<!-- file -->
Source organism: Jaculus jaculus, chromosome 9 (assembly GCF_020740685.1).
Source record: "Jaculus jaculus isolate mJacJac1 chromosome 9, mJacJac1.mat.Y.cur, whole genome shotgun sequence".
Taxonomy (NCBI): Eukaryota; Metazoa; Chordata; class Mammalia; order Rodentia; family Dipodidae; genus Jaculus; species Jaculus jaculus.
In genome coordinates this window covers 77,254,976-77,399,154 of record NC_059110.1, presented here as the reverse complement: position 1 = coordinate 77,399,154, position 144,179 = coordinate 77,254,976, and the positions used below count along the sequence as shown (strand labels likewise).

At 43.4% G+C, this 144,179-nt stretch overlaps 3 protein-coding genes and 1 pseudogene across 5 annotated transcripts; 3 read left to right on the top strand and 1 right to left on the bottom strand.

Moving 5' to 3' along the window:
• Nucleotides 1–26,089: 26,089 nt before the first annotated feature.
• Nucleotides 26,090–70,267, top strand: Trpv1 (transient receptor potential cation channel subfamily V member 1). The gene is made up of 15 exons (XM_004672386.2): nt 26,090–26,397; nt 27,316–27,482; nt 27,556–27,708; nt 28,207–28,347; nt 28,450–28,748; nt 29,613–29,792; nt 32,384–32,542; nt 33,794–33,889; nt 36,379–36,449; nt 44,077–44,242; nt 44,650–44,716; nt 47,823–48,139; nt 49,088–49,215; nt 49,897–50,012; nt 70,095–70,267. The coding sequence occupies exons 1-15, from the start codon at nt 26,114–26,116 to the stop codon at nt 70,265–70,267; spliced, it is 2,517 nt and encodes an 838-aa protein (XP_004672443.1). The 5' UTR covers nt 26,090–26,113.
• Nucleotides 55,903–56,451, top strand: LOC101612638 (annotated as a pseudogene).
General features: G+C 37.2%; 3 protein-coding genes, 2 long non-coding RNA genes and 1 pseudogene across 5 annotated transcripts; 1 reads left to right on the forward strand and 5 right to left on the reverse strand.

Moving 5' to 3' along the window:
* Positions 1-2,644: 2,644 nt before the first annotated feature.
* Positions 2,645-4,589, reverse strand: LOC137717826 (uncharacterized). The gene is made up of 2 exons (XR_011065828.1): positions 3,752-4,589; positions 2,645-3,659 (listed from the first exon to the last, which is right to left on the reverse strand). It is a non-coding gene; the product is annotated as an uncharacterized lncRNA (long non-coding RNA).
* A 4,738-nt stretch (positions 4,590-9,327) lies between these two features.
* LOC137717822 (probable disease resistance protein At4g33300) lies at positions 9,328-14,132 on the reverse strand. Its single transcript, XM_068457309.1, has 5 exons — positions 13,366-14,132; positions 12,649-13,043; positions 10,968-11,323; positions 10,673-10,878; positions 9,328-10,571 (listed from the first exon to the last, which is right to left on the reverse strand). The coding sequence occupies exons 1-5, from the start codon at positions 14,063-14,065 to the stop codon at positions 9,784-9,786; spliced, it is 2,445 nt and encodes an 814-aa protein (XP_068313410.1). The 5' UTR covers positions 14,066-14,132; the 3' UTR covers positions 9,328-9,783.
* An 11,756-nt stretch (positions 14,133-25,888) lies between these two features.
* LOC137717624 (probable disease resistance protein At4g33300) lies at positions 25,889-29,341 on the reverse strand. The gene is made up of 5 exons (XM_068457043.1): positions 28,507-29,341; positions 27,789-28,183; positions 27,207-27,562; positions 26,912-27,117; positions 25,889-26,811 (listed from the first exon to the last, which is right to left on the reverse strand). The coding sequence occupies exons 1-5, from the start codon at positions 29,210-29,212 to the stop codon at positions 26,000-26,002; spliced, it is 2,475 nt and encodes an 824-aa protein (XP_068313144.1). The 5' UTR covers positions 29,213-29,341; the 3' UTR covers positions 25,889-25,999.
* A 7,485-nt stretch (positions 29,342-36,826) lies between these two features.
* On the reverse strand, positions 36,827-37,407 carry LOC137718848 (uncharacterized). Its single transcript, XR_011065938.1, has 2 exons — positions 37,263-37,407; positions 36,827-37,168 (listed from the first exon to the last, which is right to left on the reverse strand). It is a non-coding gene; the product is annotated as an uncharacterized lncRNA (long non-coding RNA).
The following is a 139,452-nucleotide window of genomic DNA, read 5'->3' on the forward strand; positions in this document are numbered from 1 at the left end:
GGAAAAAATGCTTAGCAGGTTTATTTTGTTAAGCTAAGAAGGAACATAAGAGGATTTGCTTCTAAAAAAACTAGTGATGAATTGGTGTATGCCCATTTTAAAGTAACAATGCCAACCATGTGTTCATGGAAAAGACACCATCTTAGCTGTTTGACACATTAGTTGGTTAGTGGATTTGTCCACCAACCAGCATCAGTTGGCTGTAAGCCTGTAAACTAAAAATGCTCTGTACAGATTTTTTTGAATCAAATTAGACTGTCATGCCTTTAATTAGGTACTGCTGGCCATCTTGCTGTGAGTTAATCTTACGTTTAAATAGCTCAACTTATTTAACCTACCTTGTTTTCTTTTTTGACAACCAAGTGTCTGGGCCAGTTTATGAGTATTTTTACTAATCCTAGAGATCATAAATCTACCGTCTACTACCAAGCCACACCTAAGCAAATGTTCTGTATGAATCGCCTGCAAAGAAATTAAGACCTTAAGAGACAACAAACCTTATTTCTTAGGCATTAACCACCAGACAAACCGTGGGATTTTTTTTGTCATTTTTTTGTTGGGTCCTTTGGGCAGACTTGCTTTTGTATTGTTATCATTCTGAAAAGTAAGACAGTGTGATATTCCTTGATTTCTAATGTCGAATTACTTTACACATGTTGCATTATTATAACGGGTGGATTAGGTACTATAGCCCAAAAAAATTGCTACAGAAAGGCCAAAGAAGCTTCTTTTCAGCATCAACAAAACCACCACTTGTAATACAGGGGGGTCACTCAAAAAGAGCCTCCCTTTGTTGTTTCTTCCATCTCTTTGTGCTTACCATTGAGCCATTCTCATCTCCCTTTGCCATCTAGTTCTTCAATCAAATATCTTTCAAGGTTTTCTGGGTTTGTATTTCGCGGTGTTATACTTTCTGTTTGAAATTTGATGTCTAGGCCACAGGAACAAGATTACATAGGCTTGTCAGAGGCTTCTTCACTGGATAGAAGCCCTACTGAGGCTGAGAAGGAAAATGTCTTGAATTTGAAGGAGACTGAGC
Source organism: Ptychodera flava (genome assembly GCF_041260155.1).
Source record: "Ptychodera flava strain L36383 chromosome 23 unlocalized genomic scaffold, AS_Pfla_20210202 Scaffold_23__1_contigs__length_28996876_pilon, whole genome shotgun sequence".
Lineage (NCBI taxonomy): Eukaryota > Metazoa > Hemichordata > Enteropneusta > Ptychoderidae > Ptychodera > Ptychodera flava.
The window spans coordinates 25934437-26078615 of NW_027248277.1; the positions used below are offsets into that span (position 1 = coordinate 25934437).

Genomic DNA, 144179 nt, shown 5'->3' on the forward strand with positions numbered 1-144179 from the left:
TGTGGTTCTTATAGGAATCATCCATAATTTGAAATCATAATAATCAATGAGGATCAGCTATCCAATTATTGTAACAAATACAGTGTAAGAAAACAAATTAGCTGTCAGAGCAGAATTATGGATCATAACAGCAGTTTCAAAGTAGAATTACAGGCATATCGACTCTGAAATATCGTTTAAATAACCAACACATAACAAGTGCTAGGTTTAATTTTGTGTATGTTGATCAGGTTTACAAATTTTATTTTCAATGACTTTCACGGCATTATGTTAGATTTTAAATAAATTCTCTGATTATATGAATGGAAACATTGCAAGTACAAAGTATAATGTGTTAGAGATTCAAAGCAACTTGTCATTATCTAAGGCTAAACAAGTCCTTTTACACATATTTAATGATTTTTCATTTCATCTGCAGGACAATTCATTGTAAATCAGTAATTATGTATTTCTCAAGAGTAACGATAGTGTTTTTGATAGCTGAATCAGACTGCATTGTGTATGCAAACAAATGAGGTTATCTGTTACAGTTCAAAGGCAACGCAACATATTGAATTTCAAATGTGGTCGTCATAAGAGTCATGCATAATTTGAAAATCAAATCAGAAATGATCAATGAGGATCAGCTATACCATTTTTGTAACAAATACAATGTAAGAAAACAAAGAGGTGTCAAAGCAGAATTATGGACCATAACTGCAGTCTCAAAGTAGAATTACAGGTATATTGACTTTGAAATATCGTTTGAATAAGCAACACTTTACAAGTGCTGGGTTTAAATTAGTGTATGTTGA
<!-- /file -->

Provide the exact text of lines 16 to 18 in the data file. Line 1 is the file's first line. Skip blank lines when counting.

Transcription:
* An 11,756-nt stretch (positions 14,133-25,888) lies between these two features.
* LOC137717624 (probable disease resistance protein At4g33300) lies at positions 25,889-29,341 on the reverse strand. The gene is made up of 5 exons (XM_068457043.1): positions 28,507-29,341; positions 27,789-28,183; positions 27,207-27,562; positions 26,912-27,117; positions 25,889-26,811 (listed from the first exon to the last, which is right to left on the reverse strand). The coding sequence occupies exons 1-5, from the start codon at positions 29,210-29,212 to the stop codon at positions 26,000-26,002; spliced, it is 2,475 nt and encodes an 824-aa protein (XP_068313144.1). The 5' UTR covers positions 29,213-29,341; the 3' UTR covers positions 25,889-25,999.
* A 7,485-nt stretch (positions 29,342-36,826) lies between these two features.